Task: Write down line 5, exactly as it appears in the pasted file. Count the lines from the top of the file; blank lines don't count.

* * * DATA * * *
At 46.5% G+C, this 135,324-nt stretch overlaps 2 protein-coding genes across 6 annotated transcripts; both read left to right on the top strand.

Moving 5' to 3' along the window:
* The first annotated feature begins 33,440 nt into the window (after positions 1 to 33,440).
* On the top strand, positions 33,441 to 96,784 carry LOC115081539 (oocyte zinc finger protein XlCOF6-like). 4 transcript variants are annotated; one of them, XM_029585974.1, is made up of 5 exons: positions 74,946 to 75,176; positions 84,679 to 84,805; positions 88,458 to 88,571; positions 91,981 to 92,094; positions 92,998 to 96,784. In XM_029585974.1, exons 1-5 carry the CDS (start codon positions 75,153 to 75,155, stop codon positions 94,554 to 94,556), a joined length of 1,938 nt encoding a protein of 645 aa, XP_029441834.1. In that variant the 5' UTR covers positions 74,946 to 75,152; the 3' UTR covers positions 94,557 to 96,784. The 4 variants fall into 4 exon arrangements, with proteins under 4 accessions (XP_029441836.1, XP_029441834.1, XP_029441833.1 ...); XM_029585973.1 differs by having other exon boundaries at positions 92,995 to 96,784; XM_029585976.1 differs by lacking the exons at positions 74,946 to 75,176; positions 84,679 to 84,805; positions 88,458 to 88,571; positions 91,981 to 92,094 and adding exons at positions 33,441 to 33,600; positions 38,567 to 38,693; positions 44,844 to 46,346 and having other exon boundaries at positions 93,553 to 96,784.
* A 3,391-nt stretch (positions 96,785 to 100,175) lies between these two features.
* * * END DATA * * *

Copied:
* A 3,391-nt stretch (positions 96,785 to 100,175) lies between these two features.